Board of trustees confronted with apartheid past

BY ABBY BAKER '19

Evidence from the Mount Holyoke Climate Justice Coalition suggests that after briefly divesting from companies that did business with apartheid South Africa in 1991 as the result of student activism, Mount Holyoke may have subsequently and discretely reinvested.

MHCJC has been working to convince the College to divest from fossil fuels since the launch of MHC Divest in November 2012. According to the MHCJC website, 2 percent of the College’s endowment is invested in fossil fuel companies. One of the Coalition’s goals is that the school divest this percentage and reinvest, as the website states, “into environmentally and socially responsible enterprises.”

The board of trustees met this past Thursday, Feb. 23. In a statement issued on the MHCJC website, titled “Mount Holyoke’s Convenient Conviction — A History of Divestment Decisions,” the organization wrote that the board would not reveal to students whether fossil fuel divestment would be discussed at the meeting. The group then wrote, “This lack of transparency is nothing new to our campaign or the student body at large.”

On April 6, 2015, five members of the Climate Justice Coalition met with then-President Lynn Pasquerella ’80, as well as members of the board’s investment committee and Cambridge Associates, a group that manages Mount Holyoke’s endowment. According to “Mount Holyoke’s Convenient Conviction,” members of the investment committee revealed to the five students that the College has reinvested in South African apartheid since 1991 due to the financial repercussions of the withdrawal. The college had initially divested on moral grounds as a result of student activism.

MHCJC also writes, “To our knowledge, the board made the choice to re-invest without consulting or informing the many factions of the Mount Holyoke community who fought for divestment in the first place. Ultimately, the decision occurred after a period of six years — after the student activists who fought for divestment graduated.”

The accusation that Mount Holyoke reinvested in South African apartheid after an initial divestment cannot be verified, as official meeting records for the board of trustees are sealed until 50 years after their occurrence.

Member of the Climate Justice Coalition Mahima Poreddy ’18 said of the accusations, “I hope that people understand that, if true, the reinvestment was disrespecting the work of student activists who stood up against the oppression of black people in South Africa. We must demand that the administration work to make the college support us wholly and openly.”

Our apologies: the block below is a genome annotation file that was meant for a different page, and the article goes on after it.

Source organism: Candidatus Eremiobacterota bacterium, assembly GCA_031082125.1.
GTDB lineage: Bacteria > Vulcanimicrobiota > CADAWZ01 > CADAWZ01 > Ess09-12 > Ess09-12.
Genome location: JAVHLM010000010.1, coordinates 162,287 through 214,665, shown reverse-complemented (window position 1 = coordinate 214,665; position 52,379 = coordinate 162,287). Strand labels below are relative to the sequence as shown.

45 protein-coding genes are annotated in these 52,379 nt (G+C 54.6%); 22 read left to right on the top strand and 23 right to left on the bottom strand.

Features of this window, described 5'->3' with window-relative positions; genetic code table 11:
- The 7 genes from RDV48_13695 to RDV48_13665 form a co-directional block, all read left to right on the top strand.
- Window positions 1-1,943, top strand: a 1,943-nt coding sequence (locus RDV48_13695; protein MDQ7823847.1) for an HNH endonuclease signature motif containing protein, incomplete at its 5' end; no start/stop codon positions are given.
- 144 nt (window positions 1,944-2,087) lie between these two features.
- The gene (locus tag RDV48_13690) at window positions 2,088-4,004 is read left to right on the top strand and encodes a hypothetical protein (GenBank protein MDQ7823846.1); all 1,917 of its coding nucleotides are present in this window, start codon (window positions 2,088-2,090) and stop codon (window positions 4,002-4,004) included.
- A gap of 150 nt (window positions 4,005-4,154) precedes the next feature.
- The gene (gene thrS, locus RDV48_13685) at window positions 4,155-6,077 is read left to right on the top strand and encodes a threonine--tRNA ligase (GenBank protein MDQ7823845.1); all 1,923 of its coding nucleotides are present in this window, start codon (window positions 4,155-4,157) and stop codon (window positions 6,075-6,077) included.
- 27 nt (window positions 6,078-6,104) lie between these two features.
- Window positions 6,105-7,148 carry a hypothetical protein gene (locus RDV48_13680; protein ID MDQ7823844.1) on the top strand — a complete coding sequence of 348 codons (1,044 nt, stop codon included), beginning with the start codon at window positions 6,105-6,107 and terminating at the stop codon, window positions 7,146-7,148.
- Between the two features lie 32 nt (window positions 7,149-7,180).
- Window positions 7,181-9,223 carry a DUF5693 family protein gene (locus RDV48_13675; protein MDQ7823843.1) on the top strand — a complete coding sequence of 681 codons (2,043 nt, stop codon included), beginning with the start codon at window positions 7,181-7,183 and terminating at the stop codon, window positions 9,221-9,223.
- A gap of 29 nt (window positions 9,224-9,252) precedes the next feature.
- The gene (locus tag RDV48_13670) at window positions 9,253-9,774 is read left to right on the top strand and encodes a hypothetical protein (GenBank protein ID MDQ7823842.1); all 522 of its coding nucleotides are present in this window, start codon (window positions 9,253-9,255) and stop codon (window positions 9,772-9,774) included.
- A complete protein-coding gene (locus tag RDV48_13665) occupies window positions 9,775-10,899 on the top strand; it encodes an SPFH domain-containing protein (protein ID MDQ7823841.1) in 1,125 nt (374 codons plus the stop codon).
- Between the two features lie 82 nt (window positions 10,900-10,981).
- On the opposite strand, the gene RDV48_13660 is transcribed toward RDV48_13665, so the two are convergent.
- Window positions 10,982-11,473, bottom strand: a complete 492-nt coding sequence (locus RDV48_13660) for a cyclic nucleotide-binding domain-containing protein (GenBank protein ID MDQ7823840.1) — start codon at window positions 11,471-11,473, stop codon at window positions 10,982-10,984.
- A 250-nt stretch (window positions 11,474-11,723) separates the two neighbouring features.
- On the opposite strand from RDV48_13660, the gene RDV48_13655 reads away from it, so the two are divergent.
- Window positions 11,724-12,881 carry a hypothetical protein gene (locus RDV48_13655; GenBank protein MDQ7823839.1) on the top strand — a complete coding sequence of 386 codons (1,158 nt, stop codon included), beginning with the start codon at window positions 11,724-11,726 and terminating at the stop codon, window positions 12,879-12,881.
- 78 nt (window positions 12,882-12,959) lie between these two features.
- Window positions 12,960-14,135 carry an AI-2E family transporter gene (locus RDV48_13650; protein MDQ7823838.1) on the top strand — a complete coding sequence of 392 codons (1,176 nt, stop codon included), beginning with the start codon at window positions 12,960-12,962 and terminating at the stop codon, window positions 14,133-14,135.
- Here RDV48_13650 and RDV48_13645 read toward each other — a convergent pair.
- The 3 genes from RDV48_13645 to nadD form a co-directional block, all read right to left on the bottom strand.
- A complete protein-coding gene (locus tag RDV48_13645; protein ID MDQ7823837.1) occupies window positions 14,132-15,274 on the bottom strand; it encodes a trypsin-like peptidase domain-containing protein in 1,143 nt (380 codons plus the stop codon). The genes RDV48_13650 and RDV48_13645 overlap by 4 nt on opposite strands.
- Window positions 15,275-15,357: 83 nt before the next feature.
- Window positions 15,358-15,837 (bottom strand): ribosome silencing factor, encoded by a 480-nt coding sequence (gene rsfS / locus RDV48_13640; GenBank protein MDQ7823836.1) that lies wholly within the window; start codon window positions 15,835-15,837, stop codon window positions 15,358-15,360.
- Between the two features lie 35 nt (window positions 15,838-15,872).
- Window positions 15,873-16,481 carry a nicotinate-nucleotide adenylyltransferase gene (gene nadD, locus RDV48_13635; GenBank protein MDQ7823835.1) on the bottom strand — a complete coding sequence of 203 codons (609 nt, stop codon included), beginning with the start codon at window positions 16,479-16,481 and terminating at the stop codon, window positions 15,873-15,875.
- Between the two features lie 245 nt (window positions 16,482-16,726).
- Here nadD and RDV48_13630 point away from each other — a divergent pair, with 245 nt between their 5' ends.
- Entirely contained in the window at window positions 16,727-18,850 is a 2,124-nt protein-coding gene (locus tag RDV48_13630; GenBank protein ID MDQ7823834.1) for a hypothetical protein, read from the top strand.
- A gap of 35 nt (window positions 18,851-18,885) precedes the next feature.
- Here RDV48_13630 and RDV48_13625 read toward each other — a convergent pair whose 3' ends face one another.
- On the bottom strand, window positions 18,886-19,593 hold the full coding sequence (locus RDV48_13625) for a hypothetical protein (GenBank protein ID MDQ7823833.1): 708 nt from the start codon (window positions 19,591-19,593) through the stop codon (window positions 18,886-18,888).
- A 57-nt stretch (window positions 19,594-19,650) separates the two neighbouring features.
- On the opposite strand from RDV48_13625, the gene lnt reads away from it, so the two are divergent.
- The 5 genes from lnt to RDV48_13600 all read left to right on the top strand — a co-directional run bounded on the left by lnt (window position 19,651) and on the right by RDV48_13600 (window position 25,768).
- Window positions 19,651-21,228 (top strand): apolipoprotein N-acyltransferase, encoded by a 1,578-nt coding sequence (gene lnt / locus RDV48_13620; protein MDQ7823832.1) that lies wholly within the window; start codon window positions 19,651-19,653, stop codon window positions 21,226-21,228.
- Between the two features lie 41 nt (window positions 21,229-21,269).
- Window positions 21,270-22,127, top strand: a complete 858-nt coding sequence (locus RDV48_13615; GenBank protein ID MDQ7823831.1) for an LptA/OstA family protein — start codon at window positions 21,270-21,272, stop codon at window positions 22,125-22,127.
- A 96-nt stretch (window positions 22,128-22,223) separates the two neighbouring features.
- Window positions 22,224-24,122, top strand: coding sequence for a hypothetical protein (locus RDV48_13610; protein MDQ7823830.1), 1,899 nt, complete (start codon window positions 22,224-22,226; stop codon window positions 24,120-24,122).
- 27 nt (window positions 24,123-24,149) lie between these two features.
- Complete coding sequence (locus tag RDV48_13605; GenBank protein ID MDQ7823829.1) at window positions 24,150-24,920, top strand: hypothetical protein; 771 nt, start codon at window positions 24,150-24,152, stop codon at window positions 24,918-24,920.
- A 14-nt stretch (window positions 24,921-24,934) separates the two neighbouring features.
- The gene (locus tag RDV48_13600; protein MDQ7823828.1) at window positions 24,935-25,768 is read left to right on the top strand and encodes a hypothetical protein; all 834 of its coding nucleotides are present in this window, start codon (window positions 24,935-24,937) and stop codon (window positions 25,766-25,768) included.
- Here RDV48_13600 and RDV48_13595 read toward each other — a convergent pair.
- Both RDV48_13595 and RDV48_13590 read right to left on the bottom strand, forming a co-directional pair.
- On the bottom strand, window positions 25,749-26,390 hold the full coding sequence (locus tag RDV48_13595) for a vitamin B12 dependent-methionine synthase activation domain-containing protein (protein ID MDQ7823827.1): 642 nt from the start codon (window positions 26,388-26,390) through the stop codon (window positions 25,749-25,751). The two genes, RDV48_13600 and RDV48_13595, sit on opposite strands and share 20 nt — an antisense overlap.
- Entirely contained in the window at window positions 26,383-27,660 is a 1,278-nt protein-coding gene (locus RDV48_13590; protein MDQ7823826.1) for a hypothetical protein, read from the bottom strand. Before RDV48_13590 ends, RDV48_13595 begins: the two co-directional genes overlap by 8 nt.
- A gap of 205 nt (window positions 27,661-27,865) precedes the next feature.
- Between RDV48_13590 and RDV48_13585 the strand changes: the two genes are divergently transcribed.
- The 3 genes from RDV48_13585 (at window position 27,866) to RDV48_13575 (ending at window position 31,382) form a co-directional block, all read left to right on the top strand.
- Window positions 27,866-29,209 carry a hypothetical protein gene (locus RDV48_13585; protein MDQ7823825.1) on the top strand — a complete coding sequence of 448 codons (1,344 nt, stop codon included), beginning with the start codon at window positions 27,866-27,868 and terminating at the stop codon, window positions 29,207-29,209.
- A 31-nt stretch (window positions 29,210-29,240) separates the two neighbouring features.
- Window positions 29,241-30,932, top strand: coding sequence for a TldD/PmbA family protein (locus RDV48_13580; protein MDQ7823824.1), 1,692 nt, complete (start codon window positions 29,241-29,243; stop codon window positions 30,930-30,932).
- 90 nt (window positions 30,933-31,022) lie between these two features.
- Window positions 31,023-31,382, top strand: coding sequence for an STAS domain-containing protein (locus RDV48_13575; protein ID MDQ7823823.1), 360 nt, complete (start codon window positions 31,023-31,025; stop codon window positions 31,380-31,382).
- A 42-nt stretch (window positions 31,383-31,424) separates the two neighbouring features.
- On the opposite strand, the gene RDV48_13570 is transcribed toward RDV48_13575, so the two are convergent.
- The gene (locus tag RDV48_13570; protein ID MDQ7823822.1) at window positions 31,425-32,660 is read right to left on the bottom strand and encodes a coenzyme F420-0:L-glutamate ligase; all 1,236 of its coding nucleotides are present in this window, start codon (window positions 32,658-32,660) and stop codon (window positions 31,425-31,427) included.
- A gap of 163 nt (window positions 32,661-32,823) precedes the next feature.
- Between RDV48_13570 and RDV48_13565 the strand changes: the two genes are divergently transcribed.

Raven Geiger ’17, also a member of the MHCJC and one of the students in attendance at the meeting in April 2015 said, “This issue of the administration not being transparent and not respecting the values, wants and needs of its students — especially students of color, especially black students — is paramount and affects a wide variety of issues on campus. We need to band together, all of the social justice causes on campus, and  fight for a more trans- parent Mount Holyoke, so we can at least know more accurately when MHC is or is not doing what we want, and thus can better hold MHC accountable.” A letter from Vincent A. Ferraro, Professor Emeritus of politics, addressed to his colleagues, asserted his own pro-divestment opinions, noting that the debate “raises important issues concerning the financial future of the College, its ability to assure adequate financial resources to its fundamental mission, and its ability to provide financial aid to those who otherwise would not be able to attend.”

However, he concludes, “Fiduciary responsibility does not preclude ethical choices.” On the matter of the College’s supposed reinvestment in South African apartheid, Ferraro wrote, “If true, that act of duplicity is an outrage.”

He also added, “As important as this issue is, it does not warrant the abdication of our complete and profound commitment to each other and our love for the College.” Contention over divestment has become prevalent on numerous college campuses, as student groups across the country advocate for their respective institutions to divest from the pro table fossil fuel industry due to environmental concerns. In November 2014, Fossil Free American University staged a protest four days before a board of trustees vote on whether to divest their endowment from fossil fuels (the board voted not to divest). According to the Columbia Spectator, Columbia University students occupied the school’s Low Library on April 22, 2016, while approximately 100 other students camped out outside the library for a night in solidarity.

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